Season 14 of Doctor Who pretty much almost got the series banned. Under Philip Hinchcliffe’s tenure, the show had a distinct element of gothic horror that had Mary Whitehouse and her associates crying for his blood. While new producer Graham Williams had a strict mandate to tone down the violence, the first story of Season 15 certainly didn’t tone down the horror element.
I must confess that I did not enjoy this story when I first saw it on VHS – there was a slight element of it being too dark for my tastes. By the time I purchased the DVD however, this had very firmly shifted to an appreciation of just how good and how clever the story is – to the point indeed that earlier I blogged that I would love to see the Rhutans, the villains of this particular story, make a comeback in modern Doctor Who. Worthy to be mentioned in the same breath as other base-under-seige style stories, Horror of Fang Rock is a fine illustration of how the BBC allied economy of means to richness of result.
The story sees Louise Jameson’s first full season as Leela alongside the fourth Doctor, and they land not in Brighton (as promised) but at Fang Rock lighthouse, where they discover that the group in the lighthouse (to whit – the crew, plus a passengers of a wrecked yacht) are at threat from an unknown alien intelligence. The alien transpires to be a Rhutan – the oft mentioned but until then unseen foe of the Sontaran empire. His purpose is to scout the planet Earth as a potential base for the next attack on the Sontarans, and he is cheerfully wiping out any being that gets in his way. The Doctor’s task is made all the more difficult by the Rhutan’s capacity to change form – so for most of the story he appears in the form of one of the main characters, leading to the startling and dramatic cliffhanger in episode 3, when the Doctor realises: “I’ve made the most terrible mistake. I thought I had locked the alien threat outside … but I’ve locked it in here … with us!”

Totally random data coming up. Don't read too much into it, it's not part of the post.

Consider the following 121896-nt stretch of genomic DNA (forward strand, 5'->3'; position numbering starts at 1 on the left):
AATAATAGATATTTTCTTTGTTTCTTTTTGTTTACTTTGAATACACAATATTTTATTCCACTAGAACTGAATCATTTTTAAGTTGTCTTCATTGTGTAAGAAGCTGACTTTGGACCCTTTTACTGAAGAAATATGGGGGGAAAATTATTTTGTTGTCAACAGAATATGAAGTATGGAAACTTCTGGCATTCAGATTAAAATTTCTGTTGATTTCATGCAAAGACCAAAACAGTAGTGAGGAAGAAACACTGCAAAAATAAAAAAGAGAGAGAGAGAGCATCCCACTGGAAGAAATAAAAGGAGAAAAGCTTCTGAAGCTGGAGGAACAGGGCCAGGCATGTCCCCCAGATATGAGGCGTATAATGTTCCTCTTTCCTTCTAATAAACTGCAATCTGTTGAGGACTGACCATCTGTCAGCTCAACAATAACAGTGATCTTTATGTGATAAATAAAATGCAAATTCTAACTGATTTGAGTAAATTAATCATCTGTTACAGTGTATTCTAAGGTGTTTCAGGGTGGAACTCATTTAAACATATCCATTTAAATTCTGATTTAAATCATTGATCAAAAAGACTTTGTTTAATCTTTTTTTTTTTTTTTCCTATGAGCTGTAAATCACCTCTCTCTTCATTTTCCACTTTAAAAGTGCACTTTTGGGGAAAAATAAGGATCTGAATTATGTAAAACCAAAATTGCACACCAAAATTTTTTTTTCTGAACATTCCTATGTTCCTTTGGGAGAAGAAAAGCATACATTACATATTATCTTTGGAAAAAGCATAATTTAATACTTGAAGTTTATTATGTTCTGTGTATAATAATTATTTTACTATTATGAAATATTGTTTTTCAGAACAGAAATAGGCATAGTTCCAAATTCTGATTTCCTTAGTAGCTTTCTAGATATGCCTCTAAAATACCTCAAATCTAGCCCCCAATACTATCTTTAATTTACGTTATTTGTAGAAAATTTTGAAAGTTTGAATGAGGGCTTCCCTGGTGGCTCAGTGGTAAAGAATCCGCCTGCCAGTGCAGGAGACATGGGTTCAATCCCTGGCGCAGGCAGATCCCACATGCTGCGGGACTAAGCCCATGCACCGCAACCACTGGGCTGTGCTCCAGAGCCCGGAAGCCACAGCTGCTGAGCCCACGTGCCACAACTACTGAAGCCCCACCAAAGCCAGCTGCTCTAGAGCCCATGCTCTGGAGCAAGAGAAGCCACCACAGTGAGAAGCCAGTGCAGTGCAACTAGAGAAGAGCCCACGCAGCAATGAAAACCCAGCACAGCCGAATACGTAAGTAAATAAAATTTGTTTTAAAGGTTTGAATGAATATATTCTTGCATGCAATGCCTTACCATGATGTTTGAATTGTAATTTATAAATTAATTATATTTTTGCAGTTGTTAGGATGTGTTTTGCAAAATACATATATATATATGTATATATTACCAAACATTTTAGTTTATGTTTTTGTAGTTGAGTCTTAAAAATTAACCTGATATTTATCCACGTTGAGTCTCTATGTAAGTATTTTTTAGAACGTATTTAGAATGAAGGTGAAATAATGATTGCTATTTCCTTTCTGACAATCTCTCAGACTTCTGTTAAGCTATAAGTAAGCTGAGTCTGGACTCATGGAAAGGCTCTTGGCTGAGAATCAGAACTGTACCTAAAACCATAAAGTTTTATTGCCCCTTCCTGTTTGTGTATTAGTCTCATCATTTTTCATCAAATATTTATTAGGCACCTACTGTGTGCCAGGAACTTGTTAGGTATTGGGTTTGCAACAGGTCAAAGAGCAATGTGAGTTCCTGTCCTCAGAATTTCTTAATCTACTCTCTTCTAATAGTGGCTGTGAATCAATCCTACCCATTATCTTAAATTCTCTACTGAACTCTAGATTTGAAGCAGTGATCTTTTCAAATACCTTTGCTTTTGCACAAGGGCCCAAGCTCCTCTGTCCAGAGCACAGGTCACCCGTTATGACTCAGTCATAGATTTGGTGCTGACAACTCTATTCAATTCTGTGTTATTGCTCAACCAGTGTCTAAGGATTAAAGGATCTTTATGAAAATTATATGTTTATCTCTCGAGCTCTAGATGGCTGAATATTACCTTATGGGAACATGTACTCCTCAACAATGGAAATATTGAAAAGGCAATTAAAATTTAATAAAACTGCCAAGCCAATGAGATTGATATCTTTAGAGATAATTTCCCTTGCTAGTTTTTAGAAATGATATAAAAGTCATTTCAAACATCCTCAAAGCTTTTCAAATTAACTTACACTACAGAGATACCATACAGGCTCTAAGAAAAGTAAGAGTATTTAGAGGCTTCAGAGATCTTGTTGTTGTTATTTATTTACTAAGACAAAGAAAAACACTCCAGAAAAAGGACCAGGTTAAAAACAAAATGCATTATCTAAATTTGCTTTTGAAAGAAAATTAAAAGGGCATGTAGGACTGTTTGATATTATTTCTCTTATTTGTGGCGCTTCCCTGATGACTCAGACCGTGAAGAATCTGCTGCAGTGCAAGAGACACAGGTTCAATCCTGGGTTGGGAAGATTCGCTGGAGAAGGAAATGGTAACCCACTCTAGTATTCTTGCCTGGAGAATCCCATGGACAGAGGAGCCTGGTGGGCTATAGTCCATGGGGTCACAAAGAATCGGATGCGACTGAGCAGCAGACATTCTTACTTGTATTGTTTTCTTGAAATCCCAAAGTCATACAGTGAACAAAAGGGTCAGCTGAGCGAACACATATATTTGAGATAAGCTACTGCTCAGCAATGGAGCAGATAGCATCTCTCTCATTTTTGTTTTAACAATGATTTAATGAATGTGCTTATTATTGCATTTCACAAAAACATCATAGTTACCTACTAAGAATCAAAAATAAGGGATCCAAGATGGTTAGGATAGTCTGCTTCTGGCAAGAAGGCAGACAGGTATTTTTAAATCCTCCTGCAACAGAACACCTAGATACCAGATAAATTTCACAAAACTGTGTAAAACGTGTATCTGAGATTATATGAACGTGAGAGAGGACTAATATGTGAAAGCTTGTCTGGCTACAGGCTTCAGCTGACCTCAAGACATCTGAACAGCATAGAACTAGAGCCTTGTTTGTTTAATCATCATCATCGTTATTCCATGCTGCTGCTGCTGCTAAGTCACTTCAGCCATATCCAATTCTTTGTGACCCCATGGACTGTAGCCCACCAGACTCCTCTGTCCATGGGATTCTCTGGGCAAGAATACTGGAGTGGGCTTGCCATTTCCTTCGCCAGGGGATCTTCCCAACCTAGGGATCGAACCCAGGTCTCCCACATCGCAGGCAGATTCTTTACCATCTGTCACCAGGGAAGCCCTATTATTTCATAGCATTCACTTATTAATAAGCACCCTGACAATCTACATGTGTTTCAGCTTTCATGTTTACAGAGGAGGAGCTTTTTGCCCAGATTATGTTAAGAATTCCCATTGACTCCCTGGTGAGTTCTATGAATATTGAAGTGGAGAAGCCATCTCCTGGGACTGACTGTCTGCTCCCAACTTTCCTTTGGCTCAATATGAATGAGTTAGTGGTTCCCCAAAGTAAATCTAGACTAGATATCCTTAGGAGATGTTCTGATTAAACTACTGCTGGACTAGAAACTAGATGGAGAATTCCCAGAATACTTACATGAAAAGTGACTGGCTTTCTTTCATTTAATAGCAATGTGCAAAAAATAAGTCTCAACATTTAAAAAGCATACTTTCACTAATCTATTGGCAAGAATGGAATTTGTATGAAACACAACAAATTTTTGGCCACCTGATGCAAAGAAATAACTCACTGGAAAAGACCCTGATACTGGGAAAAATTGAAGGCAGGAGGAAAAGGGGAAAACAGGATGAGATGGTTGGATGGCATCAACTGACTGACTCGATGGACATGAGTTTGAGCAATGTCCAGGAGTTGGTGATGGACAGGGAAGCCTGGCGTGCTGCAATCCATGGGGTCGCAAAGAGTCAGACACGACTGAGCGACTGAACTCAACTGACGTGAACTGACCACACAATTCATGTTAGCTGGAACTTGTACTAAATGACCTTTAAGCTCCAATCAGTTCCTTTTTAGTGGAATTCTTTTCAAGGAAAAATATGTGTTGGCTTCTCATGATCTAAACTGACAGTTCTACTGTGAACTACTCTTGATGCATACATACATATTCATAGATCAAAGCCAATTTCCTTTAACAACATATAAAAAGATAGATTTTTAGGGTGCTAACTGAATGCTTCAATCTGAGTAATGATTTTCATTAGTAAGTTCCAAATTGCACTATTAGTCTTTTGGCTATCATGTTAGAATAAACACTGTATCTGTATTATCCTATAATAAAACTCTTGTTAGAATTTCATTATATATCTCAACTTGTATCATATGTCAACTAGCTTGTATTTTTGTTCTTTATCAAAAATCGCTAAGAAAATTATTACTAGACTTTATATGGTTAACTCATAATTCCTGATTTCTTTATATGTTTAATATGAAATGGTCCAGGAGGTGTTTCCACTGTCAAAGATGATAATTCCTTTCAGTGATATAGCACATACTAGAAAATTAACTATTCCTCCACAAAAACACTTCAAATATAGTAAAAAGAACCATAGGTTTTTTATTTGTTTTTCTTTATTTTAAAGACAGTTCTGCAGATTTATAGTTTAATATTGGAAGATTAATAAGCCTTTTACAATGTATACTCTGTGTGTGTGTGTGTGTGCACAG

I make no apologies for my appreciation of Tom Baker as the Doctor, and he is just as stellar in this story as in any other story in his first six seasons. As with quite a number of stories in the top 50, I enjoy them largely because of his singular and unique ability to lift an entire scene through the force of his character. Horror of Fang Rock is a very good example of that, and well worth enjoying.